The first green shoots of recovery
After 12 months of dreadful figures in the house market and bad news from almost every front in recent months it is very encouraging to say we have seen the first green shoots of recovery in the housing market in January reports Andrew Oulsnam.
Enquiries for property, viewings and sales were all up on previous months and although this dropped back a little with the snow in February the improvement is clearly there in March. Its not a massive turnaround but any improvement and good news is very pleasing to hear about at present.
A report from Hometrack also found an increase in activity in 2009.
Buyer registrations, sales agreed and new instructions all grew in January and February, reversing a downwards trend over recent months, the report points out.
New buyer registrations rose by 17 per cent while sales agreed increased by over a third, says the report. There was also an increase in the number of properties on the market which grew by 6.7 per cent. Strongest demand was in the south of England, with London, the South East and the South West all showing evidence of more buyers starting to look for properties for sale.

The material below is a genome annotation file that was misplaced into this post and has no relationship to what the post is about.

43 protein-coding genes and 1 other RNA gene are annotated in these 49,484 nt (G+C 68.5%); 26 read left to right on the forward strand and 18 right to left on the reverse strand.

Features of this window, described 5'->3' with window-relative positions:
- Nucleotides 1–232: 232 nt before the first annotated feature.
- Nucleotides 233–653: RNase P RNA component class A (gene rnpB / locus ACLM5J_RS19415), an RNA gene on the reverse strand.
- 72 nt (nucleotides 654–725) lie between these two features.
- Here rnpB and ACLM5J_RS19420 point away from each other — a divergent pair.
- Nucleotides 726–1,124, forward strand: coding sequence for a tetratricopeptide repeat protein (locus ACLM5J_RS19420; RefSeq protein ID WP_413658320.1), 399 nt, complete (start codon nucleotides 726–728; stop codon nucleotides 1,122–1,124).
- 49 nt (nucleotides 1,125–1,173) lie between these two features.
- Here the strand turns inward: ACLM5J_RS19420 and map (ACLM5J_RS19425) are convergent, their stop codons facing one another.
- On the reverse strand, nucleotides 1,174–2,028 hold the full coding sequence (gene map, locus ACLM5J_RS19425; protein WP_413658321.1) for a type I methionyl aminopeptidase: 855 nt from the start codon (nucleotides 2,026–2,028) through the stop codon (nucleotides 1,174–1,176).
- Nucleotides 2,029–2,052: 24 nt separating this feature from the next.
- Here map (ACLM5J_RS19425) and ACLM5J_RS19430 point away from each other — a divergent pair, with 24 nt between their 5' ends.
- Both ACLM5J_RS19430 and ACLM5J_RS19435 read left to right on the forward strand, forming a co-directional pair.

This increase in activity seems broadly in line with what has taken place in recent years, Hometrack has found: ‘While the per centage increase in activity may appear relatively high the underlying transaction levels of market activity are around 60 per cent lower than they were a year ago,' said Hometrack. ‘As such this increase in market activity is off a very low base and falls well short of what could be classified as ‘green shoots of recovery'.
However there are some small signs of recovery in a few areas of the country, ‘Agents in parts of the country have reported that new properties, correctly priced, are going under offer relatively quickly - while others report multiple bids on homes, although this is the exception rather than the norm - the majority of buyers are still cautious.'
The report also found that many vendors are still seeking unrealistic prices from their properties, and says that a major turnaround in consumer confidence is required to kick-start the market properly.